A Weblog, or a Blog, as it has become to be known, is a form of writing that entered the scene with the advent of the Internet and personal publishing. It could be described as a digital magazine feature article or a digital news article depending on the content. What makes it unique however is that it is personally published without needing permission from anyone except the author. The author becomes the publisher and determines what will be posted, which is the digital term for being published. The authors of blogs are Bloggers.
Now that we have established what a blog is, what does any of this have to do with Connected Educators? Blogs are having a profound effect on Journalism most specifically, and other industries in general. Blogs are becoming more than just a tool for information. By being able to comment in real-time about a post, the readers become part of the narrative. They give voice to support, objection, clarification, expansion, and validation in their comments. They help to immediately define, shape, and explain topics through their comments. None of this was ever possible in the print media, with the exception maybe of “Letters To The Editor”. It is that ability and power, which the blogger gives to the audience that connects them.
Thought leaders can express their ideas for immediate feedback, so that they may reflect and adjust. Readers may respond, reflect and often add a blog post of their own. The give and take; reflect and respond; adjust and refine abilities of the audience and Blogger are all part of a collaborative learning experience. Collaboration is the key to connectedness for educators especially.
Where do Bloggers come from? At first many education Bloggers came from the ranks of authors and speakers from education. They were comfortable with public exposure and writing, as well as technology, so it was an easier transition. Later, more and more educators began to get comfortable with the idea of blogging as a result of their commenting on blogs, as well as public discussion groups on the Internet. The fact that they were able to write their thoughts in a public venue and have them validated by other professional educators turned out to be a great incentive to go further. This only strengthened the voice of education Bloggers with the experience of practicing professionals.
As the community of education Bloggers grew, so did the audience. Many Administrators, who were leery of public exposure, began to step up and blog. Parents in need of a clearer understanding of the system began to blog. Finally, students themselves, the very focus for which education exists began to join in with their voice. A big contributing factor was the growing use of Twitter as a social Media tool. It is micro-blogging, blogging in small bursts. As people tweeted more and more, gaining a following, they found a desire to say more than 140 characters could express. Blogging applications like WordPress, and Blogger simplified the process of establishing a Blog site. A comfort with writing for an audience, and an ease with technology led to more educators climbing onto the train of connectedness and collaboration.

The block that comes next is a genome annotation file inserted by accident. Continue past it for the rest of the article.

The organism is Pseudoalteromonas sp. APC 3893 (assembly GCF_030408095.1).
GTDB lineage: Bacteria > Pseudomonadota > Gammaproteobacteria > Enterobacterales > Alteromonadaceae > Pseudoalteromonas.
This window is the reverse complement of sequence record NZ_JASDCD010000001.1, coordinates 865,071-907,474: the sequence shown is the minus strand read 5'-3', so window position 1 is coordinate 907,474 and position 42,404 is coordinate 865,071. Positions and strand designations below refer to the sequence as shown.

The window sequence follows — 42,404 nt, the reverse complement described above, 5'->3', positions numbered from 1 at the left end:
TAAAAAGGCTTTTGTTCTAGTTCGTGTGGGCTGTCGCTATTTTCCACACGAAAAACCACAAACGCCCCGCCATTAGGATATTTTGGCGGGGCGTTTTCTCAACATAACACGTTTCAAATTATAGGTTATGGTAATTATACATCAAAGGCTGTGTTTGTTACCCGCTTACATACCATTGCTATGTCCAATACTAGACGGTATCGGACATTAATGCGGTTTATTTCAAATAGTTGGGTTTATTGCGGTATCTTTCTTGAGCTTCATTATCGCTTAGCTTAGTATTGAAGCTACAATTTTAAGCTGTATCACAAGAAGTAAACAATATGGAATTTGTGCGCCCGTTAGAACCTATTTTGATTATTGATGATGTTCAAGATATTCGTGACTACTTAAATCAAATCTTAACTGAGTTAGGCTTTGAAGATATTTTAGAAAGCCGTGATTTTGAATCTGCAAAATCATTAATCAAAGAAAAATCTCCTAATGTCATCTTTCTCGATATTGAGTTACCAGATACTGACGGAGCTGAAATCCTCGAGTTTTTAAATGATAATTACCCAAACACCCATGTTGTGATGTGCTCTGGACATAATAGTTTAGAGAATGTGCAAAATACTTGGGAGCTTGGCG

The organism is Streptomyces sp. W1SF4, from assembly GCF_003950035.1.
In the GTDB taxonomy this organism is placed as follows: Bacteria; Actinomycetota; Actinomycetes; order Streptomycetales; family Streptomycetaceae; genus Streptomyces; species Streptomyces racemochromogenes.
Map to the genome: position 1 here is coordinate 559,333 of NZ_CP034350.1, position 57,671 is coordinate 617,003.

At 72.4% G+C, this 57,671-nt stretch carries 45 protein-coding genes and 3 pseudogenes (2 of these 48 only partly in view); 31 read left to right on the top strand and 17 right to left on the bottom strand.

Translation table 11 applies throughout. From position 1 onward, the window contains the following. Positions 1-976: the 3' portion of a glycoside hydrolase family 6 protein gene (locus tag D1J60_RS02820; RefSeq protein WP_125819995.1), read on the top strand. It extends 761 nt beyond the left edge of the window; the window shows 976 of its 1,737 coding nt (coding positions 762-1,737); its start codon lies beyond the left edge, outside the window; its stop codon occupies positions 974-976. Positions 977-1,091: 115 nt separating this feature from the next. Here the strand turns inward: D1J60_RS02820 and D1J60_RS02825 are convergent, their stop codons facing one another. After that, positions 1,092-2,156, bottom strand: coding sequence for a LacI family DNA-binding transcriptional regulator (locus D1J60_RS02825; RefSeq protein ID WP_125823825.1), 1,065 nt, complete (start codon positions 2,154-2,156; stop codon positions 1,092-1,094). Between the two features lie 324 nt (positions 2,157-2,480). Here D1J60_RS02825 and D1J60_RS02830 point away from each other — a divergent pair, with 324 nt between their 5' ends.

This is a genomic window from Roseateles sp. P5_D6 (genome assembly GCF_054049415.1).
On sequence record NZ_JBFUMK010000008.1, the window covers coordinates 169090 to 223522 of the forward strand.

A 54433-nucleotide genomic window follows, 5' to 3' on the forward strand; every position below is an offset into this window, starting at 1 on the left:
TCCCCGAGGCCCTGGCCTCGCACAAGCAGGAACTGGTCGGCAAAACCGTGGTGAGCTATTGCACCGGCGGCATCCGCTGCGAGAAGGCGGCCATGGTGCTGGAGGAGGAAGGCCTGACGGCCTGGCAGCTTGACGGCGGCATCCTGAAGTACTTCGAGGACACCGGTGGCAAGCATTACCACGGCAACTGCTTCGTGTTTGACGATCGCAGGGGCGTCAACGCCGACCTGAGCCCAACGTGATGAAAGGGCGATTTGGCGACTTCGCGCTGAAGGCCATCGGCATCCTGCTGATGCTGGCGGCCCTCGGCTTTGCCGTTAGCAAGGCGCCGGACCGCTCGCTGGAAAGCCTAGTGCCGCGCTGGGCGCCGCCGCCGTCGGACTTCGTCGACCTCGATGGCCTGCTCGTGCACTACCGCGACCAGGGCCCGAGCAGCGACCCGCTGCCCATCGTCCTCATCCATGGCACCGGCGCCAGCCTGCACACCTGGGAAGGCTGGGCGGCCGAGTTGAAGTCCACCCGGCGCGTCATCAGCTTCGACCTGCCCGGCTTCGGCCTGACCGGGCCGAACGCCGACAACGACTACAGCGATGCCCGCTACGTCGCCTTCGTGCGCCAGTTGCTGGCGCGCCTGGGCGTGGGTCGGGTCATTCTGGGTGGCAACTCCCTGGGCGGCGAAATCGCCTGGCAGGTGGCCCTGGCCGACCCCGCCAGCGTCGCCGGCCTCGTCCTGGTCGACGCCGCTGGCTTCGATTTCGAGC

The result of all of this Blog evolution and proliferation has had a great effect on Education. It has made public the good, the bad, and the ugly of education. It has created that transparency that so many people have talked about. It is openly discussing what needs to be talked about by practicing educators and thought leaders. Blogs are connecting educators with thought leaders and administrative leaders in a way that could never before be accomplished. Education theorists can open their ideas to practitioners for analysis and critique. Practitioners can share their victories and conquests, and hopefully their failures as well. It is through the analysis and reflection of all of this that we can improve to move forward.
To be part of the change, educators need to be part of the process. They need to connect, comment and contribute wherever possible in our connected community of educators. That is where our voice as educators is the strongest. Connectedness is our best chance for positive change that is not mandated, or legislated, but rather collaboratively established.
Blogs offer a daily snapshot of what is happening in education. Blogs offer educators a public platform for discourse, and the ability to comment and affect change in a system that needs to change in order to be relevant in a world of fast-paced, technology-driven evolution. After the Blogs have dealt with the heavy lift, the printed Journals of Education report it. Educators need to connect to better communicate, collaborate, and create in order to more effectively educate students, and even more importantly continue to be educated.